Solar panels line the outside of the barn-style winery at Priam Vineyards in Colchester as blue birds fly around the 16 acres of grape vines.
“It was always a very healthy farm and we wanted to keep it that way,” said Gloria Priam, co-owner and founder of Priam Vineyards. “We maintain practices to try to keep from spraying anything that is not sustainable.”
Priam said blue bird boxes are placed throughout the vineyards to get rid of insects. Since establishing the vineyard in 1998 and winery in 2003, blue birds and other wildlife have had a large presence on the property.
Next to the welcome sign is a plaque from the National Wildlife Federation certifying the vineyards as a natural bird and wildlife habitat.
“There’s nothing that goes into our water system here or into the vineyard that I wouldn’t want to consume myself,” Priam said.
In 2010, Priam Vineyards became the first winery in New England to to be completely run by solar panels. In addition to other sustainable practices, the winery leaves nearly no carbon footprint. Rather than utilizing the cork tree, the wine “corks” at Priam Vineyards are actually made out of sugar cane.
Even the wine selection pays tribute to the environment.
Salmon River Red, White and Rose were the first blended wines at Priam and were named because the vineyard sits on the Salmon River watershed. The Late Harvest Muscat Ottonel, a dessert wine, is bottled in blue-tinted glass as a homage to the bluebirds on the farm.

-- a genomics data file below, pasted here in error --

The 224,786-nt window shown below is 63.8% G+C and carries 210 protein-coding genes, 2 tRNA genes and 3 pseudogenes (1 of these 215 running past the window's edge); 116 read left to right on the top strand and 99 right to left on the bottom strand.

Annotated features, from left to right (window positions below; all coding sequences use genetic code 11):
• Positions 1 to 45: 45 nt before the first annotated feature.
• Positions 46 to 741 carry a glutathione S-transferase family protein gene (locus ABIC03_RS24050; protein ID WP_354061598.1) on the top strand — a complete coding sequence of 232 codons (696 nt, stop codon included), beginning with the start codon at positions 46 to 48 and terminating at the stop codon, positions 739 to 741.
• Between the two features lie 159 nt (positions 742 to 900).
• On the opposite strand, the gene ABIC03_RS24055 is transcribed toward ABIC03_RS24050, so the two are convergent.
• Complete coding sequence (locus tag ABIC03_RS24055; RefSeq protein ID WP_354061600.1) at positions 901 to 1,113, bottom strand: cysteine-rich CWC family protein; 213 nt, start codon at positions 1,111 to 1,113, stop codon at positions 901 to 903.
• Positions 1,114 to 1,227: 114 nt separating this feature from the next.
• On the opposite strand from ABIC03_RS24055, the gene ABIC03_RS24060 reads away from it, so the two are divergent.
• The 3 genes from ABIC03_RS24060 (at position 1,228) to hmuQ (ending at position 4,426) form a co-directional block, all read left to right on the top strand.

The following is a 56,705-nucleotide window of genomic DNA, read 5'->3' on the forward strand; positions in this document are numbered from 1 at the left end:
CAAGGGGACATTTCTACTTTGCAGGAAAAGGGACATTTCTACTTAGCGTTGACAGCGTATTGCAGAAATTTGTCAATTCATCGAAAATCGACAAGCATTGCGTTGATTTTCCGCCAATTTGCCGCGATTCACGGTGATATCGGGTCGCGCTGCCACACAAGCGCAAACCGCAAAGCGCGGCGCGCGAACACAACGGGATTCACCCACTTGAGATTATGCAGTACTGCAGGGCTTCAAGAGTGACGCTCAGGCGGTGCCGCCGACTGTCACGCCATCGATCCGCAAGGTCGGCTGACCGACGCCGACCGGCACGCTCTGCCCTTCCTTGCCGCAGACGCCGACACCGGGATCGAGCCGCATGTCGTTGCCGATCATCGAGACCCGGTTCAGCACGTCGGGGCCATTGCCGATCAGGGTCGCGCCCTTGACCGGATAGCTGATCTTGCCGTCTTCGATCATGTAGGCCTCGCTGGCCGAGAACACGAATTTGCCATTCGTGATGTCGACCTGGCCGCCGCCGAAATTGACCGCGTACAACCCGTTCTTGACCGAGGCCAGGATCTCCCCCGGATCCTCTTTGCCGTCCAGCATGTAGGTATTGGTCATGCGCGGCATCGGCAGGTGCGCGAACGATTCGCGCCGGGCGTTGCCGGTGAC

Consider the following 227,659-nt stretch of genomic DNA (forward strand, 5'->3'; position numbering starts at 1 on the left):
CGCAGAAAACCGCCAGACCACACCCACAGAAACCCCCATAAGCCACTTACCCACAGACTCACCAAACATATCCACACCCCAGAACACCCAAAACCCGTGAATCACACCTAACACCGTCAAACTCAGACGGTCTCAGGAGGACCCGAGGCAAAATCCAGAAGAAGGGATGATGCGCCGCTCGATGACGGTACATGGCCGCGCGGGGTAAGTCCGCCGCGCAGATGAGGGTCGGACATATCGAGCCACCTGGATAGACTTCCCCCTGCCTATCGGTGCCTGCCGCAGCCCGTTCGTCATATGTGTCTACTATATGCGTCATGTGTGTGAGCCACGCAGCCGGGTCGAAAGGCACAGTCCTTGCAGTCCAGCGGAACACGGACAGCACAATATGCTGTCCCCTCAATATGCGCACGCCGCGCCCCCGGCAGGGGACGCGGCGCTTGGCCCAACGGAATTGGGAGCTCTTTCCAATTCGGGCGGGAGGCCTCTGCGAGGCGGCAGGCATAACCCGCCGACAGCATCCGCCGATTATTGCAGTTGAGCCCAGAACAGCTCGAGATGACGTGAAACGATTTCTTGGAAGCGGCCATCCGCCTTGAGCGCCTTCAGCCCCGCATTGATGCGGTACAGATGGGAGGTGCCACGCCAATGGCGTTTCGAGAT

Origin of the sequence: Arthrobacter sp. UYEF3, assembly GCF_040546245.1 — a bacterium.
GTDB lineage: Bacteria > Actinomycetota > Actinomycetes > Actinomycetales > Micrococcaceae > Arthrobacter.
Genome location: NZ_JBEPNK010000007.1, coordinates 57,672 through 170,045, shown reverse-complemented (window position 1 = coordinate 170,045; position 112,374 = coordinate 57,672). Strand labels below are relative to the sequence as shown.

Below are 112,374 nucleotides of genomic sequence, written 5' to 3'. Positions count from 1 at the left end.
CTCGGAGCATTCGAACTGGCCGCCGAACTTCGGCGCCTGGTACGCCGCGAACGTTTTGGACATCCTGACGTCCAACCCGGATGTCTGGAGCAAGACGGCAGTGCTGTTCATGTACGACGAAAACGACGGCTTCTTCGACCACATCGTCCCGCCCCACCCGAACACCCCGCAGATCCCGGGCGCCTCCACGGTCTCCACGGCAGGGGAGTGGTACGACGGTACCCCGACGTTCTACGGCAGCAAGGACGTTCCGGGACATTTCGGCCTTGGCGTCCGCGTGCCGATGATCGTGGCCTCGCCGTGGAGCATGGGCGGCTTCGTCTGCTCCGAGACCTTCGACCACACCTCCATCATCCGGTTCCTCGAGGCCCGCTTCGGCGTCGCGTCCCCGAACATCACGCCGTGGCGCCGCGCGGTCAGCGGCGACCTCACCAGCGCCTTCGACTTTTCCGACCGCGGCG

Many of the wine variations, including a bourbon-aged red wine, are made from the St. Croix grape, the first to be grown on the farm. The grapes are all picked by hand to avoid bruising from machines.
“There’s a lot of things you can play around with and a lot of things you can do,” said wine maker Ruuan Viljoen.
Originally from South Africa, Viljoen is continuously trying out recipes for new award-winning wines. Several Priam wines have won over a dozen international awards over the years.
“You can come and have a relaxed wine tasting, sit inside where it’s air conditioned or sit outside under the umbrellas,” said Jim Melillo, co-owner of Priam Vineyards.
Vilojoen said guests can look forward to new additions at Priam in the near future.
“We are going to launch three new products, which are not available in the state of Connecticut,” he said.
“A surprise to come,” Priam added. “I have all sorts of ideas for different things that would be fun to add.”
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